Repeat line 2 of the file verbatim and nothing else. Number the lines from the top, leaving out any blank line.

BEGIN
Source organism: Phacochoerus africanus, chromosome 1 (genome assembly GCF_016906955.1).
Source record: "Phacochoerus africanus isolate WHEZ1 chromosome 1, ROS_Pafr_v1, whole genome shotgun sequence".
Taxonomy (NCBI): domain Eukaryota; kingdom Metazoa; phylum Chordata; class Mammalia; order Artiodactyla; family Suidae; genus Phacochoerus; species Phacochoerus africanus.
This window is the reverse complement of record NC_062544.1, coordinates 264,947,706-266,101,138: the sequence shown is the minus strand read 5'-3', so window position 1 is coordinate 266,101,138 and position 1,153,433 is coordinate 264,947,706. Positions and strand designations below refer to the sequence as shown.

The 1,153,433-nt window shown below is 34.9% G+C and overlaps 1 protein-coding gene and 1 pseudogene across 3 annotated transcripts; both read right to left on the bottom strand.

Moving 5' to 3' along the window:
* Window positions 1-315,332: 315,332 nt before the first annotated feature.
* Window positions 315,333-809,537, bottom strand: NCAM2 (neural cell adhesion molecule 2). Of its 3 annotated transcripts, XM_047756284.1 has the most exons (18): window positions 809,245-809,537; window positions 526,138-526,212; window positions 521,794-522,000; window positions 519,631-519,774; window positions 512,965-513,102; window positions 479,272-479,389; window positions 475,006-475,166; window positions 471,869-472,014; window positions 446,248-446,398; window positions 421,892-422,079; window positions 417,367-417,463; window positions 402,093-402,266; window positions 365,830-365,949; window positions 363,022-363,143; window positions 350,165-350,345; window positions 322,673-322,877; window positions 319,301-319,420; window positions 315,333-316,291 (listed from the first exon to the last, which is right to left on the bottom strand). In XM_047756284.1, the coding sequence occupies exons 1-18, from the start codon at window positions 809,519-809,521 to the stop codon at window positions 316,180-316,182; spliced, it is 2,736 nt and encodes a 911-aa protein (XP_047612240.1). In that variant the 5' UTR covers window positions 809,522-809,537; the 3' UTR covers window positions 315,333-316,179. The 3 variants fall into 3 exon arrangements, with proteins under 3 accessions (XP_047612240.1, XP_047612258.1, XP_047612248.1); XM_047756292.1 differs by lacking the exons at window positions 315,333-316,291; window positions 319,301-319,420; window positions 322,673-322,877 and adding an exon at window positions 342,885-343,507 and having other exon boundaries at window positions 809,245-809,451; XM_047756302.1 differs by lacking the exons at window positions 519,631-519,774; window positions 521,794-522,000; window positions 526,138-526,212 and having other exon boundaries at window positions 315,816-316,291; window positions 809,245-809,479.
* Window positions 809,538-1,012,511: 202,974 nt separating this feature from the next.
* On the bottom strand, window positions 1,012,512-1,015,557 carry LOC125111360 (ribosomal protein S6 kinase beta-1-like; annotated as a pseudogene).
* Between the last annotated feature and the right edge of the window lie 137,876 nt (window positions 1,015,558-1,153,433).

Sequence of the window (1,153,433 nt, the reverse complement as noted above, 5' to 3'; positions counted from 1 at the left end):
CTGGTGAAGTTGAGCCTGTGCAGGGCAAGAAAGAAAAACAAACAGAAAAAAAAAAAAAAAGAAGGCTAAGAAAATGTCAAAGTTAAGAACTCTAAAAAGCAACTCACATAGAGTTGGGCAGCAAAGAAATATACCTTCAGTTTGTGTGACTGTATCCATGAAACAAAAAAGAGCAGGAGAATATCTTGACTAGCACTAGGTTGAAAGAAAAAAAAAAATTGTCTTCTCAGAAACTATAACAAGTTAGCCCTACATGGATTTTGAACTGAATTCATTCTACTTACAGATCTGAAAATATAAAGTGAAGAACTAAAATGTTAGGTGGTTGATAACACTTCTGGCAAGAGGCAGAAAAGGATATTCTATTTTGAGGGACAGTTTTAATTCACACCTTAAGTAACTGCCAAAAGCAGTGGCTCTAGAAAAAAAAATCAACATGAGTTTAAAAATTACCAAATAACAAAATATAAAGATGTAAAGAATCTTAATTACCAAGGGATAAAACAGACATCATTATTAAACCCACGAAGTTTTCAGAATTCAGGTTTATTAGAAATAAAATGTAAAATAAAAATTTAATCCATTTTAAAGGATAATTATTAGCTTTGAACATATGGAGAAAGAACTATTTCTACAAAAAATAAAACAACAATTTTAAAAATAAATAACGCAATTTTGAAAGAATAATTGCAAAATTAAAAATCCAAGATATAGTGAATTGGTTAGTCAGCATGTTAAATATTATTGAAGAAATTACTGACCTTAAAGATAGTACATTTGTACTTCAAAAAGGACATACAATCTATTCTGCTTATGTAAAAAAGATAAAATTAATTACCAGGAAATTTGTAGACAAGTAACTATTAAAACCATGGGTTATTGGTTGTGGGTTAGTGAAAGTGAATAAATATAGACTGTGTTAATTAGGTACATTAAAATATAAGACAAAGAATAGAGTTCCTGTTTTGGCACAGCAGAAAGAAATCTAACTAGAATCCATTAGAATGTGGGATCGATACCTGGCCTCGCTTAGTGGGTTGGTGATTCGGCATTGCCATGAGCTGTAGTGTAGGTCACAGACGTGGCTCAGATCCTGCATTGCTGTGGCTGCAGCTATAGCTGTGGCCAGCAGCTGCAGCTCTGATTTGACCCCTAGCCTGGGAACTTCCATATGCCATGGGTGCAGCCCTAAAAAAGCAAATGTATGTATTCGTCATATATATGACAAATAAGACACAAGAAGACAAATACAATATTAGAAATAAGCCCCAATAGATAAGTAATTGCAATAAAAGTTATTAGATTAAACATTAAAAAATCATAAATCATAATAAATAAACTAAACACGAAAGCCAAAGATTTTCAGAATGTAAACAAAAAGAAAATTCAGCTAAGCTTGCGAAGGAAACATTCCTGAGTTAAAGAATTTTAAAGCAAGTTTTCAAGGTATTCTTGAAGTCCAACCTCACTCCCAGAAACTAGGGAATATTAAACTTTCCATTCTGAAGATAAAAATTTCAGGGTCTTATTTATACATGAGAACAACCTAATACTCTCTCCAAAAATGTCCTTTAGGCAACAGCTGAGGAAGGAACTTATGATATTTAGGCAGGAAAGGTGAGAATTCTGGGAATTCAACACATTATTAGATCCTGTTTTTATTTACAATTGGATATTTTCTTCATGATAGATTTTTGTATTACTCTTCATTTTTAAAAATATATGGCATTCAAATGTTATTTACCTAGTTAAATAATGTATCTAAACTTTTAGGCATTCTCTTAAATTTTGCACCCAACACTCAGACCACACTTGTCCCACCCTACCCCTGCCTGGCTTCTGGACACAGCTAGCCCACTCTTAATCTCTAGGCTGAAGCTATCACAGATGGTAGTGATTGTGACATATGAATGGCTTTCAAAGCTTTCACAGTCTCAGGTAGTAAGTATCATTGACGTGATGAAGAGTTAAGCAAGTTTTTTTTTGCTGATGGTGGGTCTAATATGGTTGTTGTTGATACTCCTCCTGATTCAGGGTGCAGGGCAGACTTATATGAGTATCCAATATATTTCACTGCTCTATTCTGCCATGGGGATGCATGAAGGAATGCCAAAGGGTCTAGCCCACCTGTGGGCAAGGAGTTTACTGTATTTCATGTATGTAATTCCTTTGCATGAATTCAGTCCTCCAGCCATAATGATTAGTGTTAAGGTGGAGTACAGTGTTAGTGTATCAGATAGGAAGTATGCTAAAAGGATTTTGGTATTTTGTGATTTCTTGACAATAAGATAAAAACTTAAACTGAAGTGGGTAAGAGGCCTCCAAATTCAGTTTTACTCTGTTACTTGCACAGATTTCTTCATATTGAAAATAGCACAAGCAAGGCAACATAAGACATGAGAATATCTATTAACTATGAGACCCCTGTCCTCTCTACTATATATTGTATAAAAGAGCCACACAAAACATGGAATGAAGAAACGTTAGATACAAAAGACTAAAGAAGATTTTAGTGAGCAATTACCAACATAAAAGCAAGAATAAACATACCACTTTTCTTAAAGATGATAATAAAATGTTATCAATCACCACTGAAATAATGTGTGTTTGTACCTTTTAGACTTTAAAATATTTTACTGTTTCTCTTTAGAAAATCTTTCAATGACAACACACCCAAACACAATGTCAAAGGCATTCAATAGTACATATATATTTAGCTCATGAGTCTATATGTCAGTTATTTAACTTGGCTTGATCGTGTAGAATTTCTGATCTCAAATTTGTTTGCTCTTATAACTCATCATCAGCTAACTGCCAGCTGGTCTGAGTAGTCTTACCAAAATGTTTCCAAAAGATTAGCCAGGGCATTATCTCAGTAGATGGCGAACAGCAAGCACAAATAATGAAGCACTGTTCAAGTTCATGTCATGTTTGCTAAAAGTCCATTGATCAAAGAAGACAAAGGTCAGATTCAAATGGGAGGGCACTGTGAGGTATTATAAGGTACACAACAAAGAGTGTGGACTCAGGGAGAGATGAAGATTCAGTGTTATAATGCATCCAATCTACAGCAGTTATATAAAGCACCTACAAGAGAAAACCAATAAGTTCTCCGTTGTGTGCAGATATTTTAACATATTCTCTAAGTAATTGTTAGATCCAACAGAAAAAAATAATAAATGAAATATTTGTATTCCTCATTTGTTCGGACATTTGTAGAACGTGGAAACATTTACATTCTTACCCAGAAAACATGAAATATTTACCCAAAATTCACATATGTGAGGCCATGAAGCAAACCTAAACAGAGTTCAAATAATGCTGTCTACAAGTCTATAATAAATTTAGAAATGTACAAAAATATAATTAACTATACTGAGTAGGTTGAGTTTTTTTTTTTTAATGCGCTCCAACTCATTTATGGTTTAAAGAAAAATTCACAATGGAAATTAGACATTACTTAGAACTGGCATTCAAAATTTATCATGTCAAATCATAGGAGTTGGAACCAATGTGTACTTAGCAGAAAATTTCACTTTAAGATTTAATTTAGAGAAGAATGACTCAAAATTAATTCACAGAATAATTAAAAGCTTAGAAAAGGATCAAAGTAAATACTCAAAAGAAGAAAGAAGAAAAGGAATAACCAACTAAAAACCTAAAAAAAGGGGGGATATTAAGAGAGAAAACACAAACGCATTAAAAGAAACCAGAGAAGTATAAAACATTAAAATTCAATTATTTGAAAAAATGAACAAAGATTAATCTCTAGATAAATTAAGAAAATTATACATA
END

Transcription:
Source record: "Phacochoerus africanus isolate WHEZ1 chromosome 1, ROS_Pafr_v1, whole genome shotgun sequence".